In order to accomplish those goals, oftentimes leaders must adopt a “prismatic” way of thinking, DeGraff said. The prismatic model divides innovation into four areas: collaborate, create, control and compete. Watch DeGraff’s presentation on prismatic thinking and how it can spark innovation.

Following the keynote, panelists John Fikany of Quicken Loans, Wright Lassiter III of Henry Ford Health System, and Paul Rogers, director of the U.S. Army’s Tank Automotive Research, Development and Engineering Center (TARDEC) discussed how culture is driving innovation in their respective organizations.

“Two of the biggest issues in health care right now are preventable medical errors and the overall expense of care. Innovation is a way to solve both of these issues,” Lassiter said. “At Henry Ford we celebrate those who not only have the forethought for an idea, but also help to bring it to market.”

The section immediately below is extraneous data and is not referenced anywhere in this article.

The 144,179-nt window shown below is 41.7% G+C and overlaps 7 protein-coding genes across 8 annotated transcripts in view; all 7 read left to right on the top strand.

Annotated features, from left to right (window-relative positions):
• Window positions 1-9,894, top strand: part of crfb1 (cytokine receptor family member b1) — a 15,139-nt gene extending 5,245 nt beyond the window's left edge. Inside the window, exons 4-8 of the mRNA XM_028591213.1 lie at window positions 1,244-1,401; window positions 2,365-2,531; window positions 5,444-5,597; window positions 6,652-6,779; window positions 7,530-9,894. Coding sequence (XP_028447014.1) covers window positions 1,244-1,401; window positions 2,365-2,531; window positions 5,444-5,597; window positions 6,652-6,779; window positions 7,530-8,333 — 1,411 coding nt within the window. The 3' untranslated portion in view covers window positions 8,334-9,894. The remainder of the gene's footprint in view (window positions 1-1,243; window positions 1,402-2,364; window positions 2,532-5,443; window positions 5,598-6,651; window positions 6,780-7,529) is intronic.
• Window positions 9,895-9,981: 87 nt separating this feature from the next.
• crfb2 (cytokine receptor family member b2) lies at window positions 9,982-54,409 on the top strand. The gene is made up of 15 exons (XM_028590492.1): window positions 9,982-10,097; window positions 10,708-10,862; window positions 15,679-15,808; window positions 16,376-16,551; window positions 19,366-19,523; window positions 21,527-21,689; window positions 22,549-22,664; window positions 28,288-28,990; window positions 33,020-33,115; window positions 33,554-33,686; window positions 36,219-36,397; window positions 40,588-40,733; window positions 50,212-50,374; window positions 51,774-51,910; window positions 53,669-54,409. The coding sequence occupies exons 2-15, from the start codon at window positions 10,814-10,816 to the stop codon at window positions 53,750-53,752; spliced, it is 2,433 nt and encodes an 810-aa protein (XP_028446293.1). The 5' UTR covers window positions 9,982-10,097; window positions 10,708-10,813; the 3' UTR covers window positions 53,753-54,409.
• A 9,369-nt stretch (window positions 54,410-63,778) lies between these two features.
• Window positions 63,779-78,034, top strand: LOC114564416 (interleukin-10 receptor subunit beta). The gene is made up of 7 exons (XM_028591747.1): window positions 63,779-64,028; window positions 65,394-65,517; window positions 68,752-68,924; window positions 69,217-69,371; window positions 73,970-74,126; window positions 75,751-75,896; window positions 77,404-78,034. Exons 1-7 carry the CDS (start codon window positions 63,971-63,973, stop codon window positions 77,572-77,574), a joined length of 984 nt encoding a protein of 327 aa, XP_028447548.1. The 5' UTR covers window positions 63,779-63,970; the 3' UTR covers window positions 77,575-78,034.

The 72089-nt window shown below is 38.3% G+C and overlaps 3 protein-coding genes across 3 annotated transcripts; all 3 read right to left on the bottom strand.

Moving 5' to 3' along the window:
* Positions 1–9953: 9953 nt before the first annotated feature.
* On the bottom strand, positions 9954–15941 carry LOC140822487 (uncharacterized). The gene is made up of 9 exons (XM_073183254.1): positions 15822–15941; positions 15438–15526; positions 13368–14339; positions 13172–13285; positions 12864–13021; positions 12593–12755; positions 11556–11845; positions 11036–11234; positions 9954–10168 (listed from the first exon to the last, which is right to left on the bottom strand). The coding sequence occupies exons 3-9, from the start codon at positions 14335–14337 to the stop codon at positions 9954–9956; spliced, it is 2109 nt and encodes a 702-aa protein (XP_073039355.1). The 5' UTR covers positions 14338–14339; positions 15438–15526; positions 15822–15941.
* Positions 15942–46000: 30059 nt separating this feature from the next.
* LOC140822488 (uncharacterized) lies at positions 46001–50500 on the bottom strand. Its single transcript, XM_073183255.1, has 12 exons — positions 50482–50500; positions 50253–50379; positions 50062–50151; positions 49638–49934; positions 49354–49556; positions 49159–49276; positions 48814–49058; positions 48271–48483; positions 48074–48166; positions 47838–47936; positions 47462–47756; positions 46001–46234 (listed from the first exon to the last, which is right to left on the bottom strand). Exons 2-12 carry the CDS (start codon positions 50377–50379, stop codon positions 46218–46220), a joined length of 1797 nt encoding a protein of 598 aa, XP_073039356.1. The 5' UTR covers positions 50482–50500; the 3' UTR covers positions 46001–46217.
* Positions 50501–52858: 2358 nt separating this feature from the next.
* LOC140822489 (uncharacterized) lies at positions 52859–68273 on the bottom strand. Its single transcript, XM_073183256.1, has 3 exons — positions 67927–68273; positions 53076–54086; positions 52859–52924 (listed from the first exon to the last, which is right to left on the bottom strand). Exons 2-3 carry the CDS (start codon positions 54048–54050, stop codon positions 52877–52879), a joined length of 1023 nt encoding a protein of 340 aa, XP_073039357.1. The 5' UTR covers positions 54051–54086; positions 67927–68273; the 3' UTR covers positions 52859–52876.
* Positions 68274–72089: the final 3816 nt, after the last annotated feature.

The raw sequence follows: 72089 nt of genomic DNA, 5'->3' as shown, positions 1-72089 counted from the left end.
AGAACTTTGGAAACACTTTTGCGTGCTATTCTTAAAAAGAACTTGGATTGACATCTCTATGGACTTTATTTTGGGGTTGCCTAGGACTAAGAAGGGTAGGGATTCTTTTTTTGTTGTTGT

Pointing to the success of Henry Ford Health System’s patented Model G patient gown, Lassiter said innovation is often spawned by collaboration, adding that the hospital is currently working with a tech startup to redesign the traditional hospital bed.

Fikany said innovation is such a critical component of Quicken Loans’ success that the company gives employees a half-day weekly to follow their passion, which has led to the creation of numerous product ideas such as the high-speed internet service, Rocket Fiber, serving Detroit.

Additional coverage from the Middle Market CEO Summit:

Regional CEOs Tackle Innovation, Cybersecurity and Challenges for the Middle Market

Cybersecurity Starts at the Top: Why Middle Market CEOs Must Lead

Business Leaders are Called On to Help Heal the Country When the Election is Over

Regional CEOs Tackle Innovation, Cybersecurity and Challenges for the Middle Market

By Daniel Lai

In today’s fast-paced world of instant gratification, innovation is not always easy but it is necessary if businesses are going to succeed in the marketplace. That was the message that kicked off the annual Middle Market CEO Summit hosted by Bank of America, Deloitte and the Detroit Regional Chamber last Thursday.